Just like consumers, employees ask questions and need answers to keep moving forward.

Like all companies this past year, our company suddenly became fully remote. Previously, we had offices in various geographies but this felt different. As a result of the the sudden shift in place, we lost the environments for organic knowledge transfer companies typically rely on for business continuity like conference rooms, water coolers and coffee breaks, lunch walks, and desk-to-desk dialog.

Meanwhile, we onboarded some new leadership which brought new perspectives to reconcile with the existing—now seemingly dated—organizational working models. The new perspectives brought new strategies as well as updates to existing strategies that 175 people were eager to learn…

Photo by Startup Stock Photos from Pexels

How design connects sales and product teams to capitalize on market signal

Most product management articles describe how to improve product experiences in a business-to-consumer (B2C) context where there is a clear line of site and access to the end customer. But for many software companies, customer experiences are delivered in partnership with their clients and often as part of a larger service design experience. In those cases, access to the users is often limited for contractual or regulatory reasons and building trust to gain access to this type of information takes time. …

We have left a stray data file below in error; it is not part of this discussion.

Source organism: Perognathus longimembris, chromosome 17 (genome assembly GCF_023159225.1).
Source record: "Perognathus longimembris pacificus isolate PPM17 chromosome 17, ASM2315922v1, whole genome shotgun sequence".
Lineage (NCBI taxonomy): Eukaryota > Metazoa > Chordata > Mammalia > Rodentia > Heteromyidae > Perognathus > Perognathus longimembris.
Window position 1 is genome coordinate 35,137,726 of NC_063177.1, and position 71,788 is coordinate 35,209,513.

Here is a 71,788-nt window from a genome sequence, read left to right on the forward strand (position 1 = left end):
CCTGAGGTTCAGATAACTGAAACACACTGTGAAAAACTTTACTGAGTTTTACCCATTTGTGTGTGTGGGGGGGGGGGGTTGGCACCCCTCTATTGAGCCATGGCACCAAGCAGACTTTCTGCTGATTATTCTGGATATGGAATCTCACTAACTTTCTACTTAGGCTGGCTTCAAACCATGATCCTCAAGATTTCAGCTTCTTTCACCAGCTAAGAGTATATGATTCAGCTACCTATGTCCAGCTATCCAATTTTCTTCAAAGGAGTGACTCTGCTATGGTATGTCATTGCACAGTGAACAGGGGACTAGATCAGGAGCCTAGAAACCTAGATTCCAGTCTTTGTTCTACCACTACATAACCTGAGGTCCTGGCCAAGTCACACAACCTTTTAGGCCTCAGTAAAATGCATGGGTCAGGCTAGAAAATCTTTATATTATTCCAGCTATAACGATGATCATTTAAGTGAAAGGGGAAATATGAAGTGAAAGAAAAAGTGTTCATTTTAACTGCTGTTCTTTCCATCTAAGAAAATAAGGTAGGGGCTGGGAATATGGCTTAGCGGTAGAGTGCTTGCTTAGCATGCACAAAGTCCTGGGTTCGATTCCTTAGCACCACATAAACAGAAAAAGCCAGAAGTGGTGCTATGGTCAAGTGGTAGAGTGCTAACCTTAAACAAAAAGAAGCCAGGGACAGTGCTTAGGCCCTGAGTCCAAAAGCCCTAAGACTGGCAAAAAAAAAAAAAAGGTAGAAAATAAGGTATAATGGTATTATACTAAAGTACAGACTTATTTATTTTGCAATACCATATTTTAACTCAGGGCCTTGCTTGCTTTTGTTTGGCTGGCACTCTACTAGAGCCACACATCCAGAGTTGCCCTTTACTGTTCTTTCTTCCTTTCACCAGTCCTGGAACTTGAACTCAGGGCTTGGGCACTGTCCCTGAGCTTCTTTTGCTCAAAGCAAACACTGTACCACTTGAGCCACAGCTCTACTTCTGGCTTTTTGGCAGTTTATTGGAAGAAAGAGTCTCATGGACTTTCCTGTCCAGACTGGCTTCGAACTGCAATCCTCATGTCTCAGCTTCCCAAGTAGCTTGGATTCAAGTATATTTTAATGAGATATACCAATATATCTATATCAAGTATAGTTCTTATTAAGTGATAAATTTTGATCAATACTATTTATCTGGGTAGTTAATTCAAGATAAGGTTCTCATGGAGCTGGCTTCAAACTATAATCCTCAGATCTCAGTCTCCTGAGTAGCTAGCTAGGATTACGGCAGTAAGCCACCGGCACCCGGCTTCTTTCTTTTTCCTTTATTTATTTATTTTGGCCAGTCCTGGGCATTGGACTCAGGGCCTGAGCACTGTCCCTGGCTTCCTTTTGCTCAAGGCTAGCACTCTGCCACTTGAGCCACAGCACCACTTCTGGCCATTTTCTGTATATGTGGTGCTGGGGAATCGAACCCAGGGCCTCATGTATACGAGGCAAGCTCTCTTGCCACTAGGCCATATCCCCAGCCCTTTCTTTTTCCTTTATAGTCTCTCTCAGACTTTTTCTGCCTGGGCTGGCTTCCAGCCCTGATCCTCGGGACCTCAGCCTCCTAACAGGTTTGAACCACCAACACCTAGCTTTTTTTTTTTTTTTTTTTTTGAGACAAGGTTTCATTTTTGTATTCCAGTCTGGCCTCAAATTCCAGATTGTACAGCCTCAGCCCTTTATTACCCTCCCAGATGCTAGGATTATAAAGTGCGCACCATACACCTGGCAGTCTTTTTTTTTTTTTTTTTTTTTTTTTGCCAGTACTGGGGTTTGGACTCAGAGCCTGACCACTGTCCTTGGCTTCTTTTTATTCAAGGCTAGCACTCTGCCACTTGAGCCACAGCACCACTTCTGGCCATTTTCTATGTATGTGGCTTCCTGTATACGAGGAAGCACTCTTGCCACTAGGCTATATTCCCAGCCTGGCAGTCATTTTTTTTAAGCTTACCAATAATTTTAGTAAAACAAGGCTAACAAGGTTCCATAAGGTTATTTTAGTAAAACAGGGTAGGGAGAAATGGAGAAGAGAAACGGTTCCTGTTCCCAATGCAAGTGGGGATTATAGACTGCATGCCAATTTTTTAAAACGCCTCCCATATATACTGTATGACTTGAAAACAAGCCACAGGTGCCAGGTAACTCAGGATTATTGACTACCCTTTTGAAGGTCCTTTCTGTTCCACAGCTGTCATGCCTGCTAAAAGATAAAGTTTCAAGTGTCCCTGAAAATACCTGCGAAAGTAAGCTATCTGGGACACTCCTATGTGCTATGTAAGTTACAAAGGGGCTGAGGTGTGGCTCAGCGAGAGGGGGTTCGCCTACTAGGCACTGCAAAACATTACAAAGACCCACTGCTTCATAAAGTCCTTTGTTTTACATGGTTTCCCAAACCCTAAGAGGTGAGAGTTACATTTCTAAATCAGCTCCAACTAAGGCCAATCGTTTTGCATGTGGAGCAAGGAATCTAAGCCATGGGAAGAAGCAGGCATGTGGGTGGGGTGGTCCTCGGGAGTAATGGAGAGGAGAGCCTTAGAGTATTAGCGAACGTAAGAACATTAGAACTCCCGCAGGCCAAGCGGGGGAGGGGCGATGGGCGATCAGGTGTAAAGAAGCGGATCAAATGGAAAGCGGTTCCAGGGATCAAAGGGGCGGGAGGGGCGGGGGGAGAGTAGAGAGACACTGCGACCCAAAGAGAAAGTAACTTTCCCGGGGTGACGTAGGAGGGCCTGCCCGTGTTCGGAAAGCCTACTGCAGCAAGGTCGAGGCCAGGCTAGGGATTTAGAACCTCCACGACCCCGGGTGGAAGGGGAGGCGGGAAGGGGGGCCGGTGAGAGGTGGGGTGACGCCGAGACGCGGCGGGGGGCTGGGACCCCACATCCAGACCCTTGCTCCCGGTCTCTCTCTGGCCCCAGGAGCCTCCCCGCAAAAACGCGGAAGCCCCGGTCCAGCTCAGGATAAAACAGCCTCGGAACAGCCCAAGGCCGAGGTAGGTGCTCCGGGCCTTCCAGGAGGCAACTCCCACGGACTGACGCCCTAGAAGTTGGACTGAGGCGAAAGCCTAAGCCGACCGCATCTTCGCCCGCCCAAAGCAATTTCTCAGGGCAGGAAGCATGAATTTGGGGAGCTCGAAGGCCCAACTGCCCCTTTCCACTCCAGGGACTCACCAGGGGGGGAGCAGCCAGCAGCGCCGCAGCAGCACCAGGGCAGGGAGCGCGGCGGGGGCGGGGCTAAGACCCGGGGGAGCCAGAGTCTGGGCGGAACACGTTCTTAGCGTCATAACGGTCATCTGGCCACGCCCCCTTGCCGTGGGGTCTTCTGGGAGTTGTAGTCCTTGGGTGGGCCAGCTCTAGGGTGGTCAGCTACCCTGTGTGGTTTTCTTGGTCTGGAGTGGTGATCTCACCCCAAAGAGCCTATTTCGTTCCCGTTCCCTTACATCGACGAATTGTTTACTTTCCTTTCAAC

As perfect as your home set up may be, remote collaboration takes effort to stay engaged.

Remote meetings have become an essential part of a workflow for many enterprises over the past decade. But for some large traditional ones, although they have started to support and leverage remote meetings, there is still a strong onsite contingent.

Over the next few weeks to months, we will all be thrust into remote meetings as opposed to in person ones. Given the traditionally high volume of meetings that run big organizations and the possible network congestion they could result when going full remote, I wanted to offer some practices to consider for running the effective remote meetings.

The Anatomy of a Meeting

The best…

Agora Excavation (1973 and 1975) sections with grid lines in sections by John Travlos (1953–4)